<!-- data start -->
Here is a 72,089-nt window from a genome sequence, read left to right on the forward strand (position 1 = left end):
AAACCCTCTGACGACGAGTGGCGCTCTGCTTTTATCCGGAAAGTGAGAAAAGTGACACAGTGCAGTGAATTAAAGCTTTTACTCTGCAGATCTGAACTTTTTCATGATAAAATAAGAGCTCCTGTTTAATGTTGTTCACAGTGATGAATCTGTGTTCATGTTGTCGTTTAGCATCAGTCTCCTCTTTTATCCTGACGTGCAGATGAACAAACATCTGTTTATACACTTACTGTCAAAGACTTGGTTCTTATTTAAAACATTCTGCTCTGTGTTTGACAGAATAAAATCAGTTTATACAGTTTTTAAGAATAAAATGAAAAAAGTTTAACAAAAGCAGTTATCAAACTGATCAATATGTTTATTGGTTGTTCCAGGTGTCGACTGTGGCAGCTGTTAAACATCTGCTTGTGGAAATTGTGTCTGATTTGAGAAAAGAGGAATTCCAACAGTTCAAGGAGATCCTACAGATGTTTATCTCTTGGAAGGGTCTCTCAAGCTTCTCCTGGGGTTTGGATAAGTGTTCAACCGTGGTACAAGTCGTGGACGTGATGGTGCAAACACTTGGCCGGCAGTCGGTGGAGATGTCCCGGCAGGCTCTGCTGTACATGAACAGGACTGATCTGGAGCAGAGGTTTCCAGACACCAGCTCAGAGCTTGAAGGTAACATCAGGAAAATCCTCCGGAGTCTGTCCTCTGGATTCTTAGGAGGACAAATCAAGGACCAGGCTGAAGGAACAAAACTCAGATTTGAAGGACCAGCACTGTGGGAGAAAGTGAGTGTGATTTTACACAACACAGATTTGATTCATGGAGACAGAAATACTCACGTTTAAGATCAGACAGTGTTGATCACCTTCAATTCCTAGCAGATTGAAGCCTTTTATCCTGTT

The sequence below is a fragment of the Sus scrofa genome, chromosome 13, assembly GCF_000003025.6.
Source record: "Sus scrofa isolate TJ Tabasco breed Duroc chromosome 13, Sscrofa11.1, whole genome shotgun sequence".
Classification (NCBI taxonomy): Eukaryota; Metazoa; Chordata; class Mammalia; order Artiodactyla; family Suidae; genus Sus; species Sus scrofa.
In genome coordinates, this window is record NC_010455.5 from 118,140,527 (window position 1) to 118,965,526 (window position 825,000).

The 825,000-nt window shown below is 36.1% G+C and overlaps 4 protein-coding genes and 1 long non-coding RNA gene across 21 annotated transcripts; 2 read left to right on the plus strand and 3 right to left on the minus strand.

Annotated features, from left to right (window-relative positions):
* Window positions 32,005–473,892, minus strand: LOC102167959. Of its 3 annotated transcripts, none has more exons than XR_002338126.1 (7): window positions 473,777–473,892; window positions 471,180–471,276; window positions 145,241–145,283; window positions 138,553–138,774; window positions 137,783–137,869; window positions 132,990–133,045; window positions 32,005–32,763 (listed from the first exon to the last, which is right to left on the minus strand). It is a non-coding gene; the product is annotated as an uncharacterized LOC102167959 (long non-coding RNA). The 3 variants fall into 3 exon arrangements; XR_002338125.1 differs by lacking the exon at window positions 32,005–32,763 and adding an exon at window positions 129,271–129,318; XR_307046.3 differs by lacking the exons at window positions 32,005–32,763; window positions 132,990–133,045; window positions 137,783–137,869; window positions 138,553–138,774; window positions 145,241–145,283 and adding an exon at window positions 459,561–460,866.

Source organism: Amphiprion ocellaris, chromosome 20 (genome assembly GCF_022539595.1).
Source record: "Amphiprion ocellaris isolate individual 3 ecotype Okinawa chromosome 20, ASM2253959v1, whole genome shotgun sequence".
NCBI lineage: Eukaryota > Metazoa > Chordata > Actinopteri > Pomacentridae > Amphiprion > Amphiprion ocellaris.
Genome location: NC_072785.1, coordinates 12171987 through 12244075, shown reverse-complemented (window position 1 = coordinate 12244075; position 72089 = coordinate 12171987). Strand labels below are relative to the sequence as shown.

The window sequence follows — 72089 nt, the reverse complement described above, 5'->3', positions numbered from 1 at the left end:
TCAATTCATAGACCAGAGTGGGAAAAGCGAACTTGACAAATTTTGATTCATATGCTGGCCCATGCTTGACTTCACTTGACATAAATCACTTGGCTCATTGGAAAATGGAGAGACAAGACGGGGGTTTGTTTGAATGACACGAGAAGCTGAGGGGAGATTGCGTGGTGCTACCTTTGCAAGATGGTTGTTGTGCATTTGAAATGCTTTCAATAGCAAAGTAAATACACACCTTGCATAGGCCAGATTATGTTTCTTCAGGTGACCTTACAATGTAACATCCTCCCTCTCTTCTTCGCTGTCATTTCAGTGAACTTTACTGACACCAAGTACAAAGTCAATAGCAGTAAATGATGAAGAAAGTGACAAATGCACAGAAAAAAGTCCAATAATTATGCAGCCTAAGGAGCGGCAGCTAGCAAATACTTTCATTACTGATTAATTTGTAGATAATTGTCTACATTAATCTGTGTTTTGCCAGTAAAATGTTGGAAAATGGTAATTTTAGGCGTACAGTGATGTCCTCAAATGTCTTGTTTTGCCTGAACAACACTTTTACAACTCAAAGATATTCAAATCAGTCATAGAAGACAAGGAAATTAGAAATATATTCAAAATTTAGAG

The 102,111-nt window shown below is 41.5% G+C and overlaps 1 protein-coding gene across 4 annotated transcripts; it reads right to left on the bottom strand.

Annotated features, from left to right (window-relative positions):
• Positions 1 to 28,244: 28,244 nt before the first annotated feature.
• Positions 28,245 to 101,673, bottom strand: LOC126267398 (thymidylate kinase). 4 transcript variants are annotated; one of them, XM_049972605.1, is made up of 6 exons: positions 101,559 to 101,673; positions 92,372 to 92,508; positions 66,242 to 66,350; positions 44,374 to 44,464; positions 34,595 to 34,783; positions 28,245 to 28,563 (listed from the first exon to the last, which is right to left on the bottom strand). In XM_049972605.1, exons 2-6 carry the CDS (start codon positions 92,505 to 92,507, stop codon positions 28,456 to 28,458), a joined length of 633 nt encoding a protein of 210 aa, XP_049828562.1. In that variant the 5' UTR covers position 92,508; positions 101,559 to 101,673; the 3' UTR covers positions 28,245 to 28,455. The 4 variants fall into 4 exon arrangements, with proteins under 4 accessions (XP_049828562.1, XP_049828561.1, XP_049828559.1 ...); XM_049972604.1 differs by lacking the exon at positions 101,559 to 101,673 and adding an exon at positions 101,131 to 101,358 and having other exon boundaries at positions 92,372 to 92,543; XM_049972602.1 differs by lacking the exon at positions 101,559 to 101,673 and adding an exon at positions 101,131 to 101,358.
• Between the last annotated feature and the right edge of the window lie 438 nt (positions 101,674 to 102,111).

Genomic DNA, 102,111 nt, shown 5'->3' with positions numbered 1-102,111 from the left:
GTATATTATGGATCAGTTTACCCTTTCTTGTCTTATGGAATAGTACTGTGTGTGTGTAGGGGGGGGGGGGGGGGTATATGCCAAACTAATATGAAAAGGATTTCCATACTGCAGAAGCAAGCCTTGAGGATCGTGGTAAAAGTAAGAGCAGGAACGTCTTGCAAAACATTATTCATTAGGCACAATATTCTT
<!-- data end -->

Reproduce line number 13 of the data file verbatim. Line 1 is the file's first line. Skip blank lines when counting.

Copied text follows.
Genome location: NC_072785.1, coordinates 12171987 through 12244075, shown reverse-complemented (window position 1 = coordinate 12244075; position 72089 = coordinate 12171987). Strand labels below are relative to the sequence as shown.